Suncatchers and market totes were also on sale.  I thought the totes were a smart way to upcycle bird seed bags and I recall reading that the proceeds from the suncatcher sales are used to fund vet visits for the farm's cats.

Nancy Lemargie, the garden manager, gave the group a brief history of the enterprise before leading the docents on a tour.

The staff's squeezed a lot into their 1.5 acres.  The sunniest areas were allocated to the farm operation.

Although we're near the end of our long dry season, there was still a lot growing in the raised planters

I ran into this fellow on my solo spin through the farm area before the majority of the docents arrived.  He was on the hunt and I don't think he appreciated my presence.

The docents on our tour

A butterfly garden and a cow also occupied the sunny space

There was more to see on the upper level of the garden.

I shot this photo from the farm area looking back at the upper level of the garden

This structure is Nancy's office, which was constructed in part from recycled windows

There's a sun porch featuring more recycled windows tacked onto the back of the office

The garden also sells a variety of plants propagated by volunteers

This deck is used for yoga practice

There's also a large chicken enclosure and a greenhouse.

The chickens are fed well in exchange for their eggs.  They also have a well-protected night enclosure to keep them safe from predators, which in this area includes coyotes.  The back side of the shed adjacent to the chicken enclosure is decorated with tools and topped with solar panels.

The garden has a greenhouse constructed from corrugated plastic

I was sufficiently impressed with the structure to wonder where my husband and I could build something like this

The docents enjoyed a wonderful lunch under the trees, courtesy of Kay, who organized our visit.  You can get more information (and better photos) on the Valmonte Farm & Garden webpage and Instagram page.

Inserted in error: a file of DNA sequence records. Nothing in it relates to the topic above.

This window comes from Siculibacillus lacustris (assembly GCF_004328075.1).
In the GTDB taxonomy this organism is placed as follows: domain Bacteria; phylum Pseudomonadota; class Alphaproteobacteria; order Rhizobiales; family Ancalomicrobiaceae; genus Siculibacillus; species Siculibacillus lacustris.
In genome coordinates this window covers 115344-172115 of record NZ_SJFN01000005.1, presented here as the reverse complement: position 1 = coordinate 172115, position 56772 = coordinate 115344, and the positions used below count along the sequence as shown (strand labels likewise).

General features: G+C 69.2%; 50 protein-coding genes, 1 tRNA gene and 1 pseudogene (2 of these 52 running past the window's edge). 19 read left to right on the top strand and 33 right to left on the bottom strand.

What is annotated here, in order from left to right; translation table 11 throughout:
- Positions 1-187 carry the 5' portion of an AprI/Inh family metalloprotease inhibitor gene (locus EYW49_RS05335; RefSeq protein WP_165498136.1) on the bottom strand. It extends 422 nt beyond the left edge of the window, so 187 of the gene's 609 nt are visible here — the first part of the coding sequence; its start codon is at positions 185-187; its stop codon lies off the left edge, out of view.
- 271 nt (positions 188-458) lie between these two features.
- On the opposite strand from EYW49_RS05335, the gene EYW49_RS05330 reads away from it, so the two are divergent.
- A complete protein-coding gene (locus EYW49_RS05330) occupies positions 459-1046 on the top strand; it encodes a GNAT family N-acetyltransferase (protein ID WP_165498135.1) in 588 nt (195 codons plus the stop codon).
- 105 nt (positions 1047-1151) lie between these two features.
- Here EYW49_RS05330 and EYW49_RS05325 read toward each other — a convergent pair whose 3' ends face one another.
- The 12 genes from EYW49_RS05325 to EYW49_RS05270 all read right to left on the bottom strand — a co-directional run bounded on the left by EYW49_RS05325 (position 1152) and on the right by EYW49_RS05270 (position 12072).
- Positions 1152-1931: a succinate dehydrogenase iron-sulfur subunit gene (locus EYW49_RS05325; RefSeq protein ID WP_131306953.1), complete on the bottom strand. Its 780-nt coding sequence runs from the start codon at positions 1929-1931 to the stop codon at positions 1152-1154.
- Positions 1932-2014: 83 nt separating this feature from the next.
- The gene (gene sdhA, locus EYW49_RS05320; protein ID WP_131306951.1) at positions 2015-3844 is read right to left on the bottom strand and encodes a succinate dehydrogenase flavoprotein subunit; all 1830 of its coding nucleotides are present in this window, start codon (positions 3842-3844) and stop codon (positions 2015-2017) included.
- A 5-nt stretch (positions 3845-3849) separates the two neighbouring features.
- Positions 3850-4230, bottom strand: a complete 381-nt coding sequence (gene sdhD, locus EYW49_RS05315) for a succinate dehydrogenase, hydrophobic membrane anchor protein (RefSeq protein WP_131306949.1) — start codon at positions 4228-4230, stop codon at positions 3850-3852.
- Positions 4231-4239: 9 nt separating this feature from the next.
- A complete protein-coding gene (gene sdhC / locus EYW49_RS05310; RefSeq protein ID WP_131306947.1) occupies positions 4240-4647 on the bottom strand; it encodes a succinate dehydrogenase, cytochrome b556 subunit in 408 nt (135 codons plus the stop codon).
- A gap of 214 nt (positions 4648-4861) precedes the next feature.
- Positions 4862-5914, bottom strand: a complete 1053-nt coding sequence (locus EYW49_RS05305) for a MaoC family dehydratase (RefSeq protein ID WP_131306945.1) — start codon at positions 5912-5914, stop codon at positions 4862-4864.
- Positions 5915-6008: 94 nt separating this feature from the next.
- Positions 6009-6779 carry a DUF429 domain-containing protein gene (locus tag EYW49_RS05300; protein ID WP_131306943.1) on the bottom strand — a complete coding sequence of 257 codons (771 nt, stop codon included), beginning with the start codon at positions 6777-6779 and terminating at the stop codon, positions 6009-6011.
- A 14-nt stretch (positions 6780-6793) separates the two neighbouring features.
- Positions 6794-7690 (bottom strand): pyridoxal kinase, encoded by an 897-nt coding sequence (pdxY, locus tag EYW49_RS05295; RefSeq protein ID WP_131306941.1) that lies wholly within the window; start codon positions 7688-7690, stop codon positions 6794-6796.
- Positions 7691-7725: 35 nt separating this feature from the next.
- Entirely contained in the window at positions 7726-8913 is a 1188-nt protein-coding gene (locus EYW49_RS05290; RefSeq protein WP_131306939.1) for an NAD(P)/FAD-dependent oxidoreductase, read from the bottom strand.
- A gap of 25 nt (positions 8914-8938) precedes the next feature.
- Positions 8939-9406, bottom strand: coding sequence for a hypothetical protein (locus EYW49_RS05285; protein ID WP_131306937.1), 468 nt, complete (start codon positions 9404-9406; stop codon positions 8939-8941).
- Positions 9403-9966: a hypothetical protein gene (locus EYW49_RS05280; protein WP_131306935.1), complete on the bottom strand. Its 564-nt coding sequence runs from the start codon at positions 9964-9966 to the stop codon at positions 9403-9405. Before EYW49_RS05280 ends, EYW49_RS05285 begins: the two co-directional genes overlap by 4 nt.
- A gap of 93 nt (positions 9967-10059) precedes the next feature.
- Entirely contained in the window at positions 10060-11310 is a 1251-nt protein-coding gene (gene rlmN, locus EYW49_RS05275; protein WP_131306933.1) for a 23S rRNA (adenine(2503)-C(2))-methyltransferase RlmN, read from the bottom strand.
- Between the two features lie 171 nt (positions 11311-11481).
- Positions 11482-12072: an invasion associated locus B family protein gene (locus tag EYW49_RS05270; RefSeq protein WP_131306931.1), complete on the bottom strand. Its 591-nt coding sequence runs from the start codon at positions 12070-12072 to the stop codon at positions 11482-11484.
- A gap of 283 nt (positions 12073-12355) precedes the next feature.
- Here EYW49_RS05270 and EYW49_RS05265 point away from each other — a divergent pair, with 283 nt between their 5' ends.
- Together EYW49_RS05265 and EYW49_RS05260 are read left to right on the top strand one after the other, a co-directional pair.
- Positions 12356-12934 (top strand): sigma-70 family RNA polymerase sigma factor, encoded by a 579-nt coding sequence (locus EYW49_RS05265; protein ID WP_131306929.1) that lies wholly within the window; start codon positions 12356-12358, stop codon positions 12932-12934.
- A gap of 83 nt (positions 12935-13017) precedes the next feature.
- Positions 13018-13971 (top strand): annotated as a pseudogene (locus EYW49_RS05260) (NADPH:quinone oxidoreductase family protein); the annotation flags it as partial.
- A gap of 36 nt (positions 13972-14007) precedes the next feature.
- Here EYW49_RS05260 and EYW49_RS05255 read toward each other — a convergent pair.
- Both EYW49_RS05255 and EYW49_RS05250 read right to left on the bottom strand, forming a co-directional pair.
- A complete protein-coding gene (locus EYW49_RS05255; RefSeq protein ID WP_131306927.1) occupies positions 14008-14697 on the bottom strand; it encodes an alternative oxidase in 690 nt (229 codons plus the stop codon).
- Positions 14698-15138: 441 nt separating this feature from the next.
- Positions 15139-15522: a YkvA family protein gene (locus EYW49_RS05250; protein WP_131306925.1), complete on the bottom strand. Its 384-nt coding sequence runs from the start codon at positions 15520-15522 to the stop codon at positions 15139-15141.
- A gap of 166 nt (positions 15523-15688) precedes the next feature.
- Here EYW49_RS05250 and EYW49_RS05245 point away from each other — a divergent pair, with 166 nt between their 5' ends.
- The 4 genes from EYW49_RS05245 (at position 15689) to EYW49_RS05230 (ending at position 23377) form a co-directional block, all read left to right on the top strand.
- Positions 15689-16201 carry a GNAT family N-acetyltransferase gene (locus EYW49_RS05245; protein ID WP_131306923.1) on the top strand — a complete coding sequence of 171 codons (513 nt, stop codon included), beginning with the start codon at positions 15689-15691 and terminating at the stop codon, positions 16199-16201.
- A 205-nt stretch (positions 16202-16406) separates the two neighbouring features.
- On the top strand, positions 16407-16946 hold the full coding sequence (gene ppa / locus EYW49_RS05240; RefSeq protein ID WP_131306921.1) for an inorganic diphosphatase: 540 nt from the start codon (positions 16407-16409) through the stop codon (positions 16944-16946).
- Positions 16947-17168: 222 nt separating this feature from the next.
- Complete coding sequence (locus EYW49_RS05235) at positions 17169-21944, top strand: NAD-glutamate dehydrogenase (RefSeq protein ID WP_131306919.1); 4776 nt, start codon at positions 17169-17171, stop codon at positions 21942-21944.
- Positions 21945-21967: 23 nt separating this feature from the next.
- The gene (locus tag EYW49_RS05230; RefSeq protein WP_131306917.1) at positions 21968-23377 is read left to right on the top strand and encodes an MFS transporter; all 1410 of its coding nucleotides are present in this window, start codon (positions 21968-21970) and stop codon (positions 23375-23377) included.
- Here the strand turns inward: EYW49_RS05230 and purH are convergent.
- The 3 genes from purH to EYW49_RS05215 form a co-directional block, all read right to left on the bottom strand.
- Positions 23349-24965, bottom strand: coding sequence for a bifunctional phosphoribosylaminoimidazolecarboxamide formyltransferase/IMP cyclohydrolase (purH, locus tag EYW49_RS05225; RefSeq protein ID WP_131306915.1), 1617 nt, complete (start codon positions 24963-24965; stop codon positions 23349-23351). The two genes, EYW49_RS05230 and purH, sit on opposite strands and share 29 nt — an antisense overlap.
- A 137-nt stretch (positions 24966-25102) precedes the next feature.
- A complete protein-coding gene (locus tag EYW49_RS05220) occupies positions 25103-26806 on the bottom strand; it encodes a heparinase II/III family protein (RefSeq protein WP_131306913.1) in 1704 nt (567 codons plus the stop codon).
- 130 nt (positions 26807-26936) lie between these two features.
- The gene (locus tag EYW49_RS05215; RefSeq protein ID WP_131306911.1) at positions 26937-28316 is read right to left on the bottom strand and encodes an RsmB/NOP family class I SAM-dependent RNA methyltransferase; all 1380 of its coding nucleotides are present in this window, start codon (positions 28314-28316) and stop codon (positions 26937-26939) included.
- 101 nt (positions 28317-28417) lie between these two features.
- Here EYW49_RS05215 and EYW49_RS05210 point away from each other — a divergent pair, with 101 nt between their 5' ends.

Best wishes for a great weekend.  I'm looking forward to the peace and quiet of a temporary construction-free zone.

All material © 2012-2019 by Kris Peterson for Late to the Garden Party

Wednesday, September 25, 2019

Wednesday Vignette: Collateral Damage

It seems that installing a new roof is not only noisy but also very, very messy.  I'd thought that the worst of the damage to my garden was over - until the roof work started on Monday.  On Tuesday, as I sat in my office, a steady rain of debris fell just outside my window.

Most of this mess was cleared up at the end of the day but Acacia 'Cousin Itt' is going to need a clean-up this weekend

Demolition of the existing roof isn't nearly done yet.

Because there's a slight chance of rain this week (I'm not holding my breath), the roofers decided to approach demolition of the old roof and its restoration in sections rather than addressing the entire roof at the same time

After the roofers left yesterday, I took a good look at the front garden and discovered more than debris.

Heavy rolls of tar paper had been tipped over into this planting bed, squashing Leucadendron 'Wilson's Wonder' among other things

I tried to pick the rolls up myself but was forced to call in reinforcements to set them right.  The Leucadendron was beat up but not crushed and I hope it'll recover without pruning any of the squashed bits out.

A little later the Santa Ana winds began to blow and, in addition to more debris, tarps, hats, gloves and a heavy insulated roof panel flew off the roof.  The roof panel landed right on top of one of my planting beds in the back garden.  Meanwhile, my husband made a tour of the roof and discovered that some of the uncovered, newly installed tar paper was being torn by the high winds.  He hauled two-by-fours up on the roof to hold the paper down.  Luckily, despite ongoing bouts of vertigo, he didn't become collateral damage himself.

I'm so ready for this renovation to be over and done.

For more Wednesday Vignettes, visit Anna at Flutter & Hum.

All material © 2012-2019 by Kris Peterson for Late to the Garden Party

Monday, September 23, 2019

In a Vase on Monday: No time for fussing

With our remodel suddenly speeding up and my husband down for the count with vertigo, I didn't have much time to fuss with flowers on Sunday.  The foliage on my dahlias is getting ugly but the plants continue to provide a nice supply of flowers so picking more of those for "In a Vase on Monday," the meme hosted by Cathy at Rambling in the Garden, was an easy choice.

I used a mix of the purple-colored dahlia varieties this week